On November 26, 1932, a tragic accident overshadowed the smooth running of the railway. Due to a serious operating error on the part of a conductor, only one pull rope was coupled to the train. As a result, the cabin got over the fallen pulling rope and was levered by the carrying rope shortly before the valley station. The cabin fell 13 meters down, killing three people (including the conductor). After extensive investigations, which confirmed the basic safety of the railway, operations could be resumed in January 1933. Since then, operations have been accident-free.
During the Second World War , the number of passengers rose from 140,000 to 240,000, although in 1944 and 1945 it was only possible to drive at night due to the constant threat from aviators. During this time, however, the railway had among other things, set up on the mountain evasive lazarette supply. On December 3, 1944, the university hospital housed in the Hotel Kyburg was attacked by British airmen. Despite the storm, over a hundred children were transported to an emergency accommodation on the mountain with the Schauinsland railway during the night.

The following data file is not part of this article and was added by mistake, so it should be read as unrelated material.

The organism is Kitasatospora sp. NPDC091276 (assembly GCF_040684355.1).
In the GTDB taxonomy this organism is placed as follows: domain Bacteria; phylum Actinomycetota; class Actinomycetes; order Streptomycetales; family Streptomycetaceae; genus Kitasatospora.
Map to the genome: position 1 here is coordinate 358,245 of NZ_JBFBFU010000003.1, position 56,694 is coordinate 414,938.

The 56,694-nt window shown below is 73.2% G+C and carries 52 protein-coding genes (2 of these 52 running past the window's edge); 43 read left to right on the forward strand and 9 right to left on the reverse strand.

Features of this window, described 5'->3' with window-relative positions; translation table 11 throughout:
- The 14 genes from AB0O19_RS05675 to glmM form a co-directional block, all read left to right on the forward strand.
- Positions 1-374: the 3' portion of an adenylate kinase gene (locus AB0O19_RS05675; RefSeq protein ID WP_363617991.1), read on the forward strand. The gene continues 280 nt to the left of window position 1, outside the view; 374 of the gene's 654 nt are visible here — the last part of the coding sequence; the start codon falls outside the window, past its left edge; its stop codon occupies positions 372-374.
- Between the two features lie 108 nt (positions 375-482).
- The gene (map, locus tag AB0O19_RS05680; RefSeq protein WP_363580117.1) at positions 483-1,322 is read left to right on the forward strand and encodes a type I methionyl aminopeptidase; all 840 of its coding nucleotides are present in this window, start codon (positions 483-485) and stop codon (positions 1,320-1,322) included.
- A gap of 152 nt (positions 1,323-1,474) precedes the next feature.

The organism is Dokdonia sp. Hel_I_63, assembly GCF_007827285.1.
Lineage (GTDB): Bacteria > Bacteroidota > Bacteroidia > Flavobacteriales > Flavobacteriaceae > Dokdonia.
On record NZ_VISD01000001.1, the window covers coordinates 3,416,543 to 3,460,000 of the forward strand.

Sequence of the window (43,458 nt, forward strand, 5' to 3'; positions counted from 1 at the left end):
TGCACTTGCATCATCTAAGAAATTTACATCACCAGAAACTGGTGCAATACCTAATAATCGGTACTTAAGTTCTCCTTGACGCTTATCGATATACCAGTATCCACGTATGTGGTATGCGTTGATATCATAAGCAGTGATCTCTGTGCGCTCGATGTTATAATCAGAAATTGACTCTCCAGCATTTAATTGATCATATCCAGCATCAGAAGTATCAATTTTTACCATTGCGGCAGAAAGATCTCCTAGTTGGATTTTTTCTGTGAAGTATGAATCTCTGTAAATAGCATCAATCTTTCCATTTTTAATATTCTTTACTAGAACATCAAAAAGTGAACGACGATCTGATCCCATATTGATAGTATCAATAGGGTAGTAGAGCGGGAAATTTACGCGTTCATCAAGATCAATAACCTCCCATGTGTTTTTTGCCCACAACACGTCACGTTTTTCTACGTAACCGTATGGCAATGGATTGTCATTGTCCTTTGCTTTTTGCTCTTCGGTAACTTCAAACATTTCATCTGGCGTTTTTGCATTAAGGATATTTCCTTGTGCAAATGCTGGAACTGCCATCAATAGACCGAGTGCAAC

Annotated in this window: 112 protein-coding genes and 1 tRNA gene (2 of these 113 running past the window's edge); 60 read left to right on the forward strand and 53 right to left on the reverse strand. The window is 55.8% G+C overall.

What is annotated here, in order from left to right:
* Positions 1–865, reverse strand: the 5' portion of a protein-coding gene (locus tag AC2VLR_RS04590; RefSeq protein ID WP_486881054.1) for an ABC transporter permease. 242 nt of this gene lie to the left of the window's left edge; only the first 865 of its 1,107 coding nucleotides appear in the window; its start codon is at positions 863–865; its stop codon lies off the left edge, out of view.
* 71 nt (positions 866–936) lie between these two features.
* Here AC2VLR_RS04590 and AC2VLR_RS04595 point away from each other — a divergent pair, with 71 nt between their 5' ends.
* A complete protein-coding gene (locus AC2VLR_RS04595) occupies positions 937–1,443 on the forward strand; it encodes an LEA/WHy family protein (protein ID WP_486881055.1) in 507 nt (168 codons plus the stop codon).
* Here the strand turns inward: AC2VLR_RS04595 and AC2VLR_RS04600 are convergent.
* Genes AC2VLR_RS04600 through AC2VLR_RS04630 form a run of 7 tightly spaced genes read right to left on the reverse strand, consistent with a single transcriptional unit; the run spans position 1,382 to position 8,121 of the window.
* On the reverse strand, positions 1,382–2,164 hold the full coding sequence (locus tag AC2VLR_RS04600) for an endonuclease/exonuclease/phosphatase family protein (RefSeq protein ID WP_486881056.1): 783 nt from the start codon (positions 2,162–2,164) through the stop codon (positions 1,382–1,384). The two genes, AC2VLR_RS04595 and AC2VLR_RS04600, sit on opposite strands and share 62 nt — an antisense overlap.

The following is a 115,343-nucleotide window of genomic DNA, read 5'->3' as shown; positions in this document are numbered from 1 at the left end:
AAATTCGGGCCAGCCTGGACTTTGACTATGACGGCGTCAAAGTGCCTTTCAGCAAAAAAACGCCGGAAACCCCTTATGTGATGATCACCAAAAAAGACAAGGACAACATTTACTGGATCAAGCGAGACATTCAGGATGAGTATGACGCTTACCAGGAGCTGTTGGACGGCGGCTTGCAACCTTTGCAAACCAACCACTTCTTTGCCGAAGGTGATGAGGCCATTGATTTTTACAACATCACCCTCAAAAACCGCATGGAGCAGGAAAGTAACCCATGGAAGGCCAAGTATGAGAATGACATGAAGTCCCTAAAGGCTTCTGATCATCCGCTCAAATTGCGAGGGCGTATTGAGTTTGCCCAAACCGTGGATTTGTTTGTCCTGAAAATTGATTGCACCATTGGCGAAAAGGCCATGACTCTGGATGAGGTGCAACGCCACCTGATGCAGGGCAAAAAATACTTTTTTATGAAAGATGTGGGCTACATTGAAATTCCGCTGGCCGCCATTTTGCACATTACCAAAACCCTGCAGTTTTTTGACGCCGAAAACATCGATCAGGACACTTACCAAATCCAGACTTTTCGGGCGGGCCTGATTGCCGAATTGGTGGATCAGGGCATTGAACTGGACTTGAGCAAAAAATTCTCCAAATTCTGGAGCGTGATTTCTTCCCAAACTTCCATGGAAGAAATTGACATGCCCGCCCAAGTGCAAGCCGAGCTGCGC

In 1957 the Schauinslandbahn Aktiengesellschaft was converted into a GmbH . The city of Freiburg took over all third-party shares until 1969 and has been the sole shareholder ever since. In 1982 the Freiburger Verkehrs AG took over the Schauinslandbahn.
Modification 1987/1988 by PWH